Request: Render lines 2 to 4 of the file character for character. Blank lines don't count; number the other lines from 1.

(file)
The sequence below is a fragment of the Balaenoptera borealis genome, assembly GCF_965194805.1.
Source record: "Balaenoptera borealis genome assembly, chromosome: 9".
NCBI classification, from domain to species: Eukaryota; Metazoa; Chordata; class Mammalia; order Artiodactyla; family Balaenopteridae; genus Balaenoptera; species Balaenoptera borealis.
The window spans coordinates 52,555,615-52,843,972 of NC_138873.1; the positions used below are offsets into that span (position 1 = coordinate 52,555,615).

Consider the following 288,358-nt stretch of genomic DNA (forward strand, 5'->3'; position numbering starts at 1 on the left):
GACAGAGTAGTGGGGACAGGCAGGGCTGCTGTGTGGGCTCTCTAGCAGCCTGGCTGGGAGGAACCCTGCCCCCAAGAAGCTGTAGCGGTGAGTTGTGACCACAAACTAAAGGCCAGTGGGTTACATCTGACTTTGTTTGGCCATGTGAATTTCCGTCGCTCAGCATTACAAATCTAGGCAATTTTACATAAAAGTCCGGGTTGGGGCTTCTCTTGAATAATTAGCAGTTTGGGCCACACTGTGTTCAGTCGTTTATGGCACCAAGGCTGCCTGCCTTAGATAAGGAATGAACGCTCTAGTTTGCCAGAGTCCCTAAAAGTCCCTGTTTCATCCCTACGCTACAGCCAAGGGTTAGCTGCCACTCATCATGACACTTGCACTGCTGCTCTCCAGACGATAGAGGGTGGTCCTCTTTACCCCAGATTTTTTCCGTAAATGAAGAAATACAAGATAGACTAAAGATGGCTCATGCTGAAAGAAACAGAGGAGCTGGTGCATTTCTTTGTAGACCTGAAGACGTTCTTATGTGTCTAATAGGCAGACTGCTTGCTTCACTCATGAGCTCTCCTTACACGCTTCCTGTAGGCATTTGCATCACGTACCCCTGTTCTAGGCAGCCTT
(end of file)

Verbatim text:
Source record: "Balaenoptera borealis genome assembly, chromosome: 9".
NCBI classification, from domain to species: Eukaryota; Metazoa; Chordata; class Mammalia; order Artiodactyla; family Balaenopteridae; genus Balaenoptera; species Balaenoptera borealis.
The window spans coordinates 52,555,615-52,843,972 of NC_138873.1; the positions used below are offsets into that span (position 1 = coordinate 52,555,615).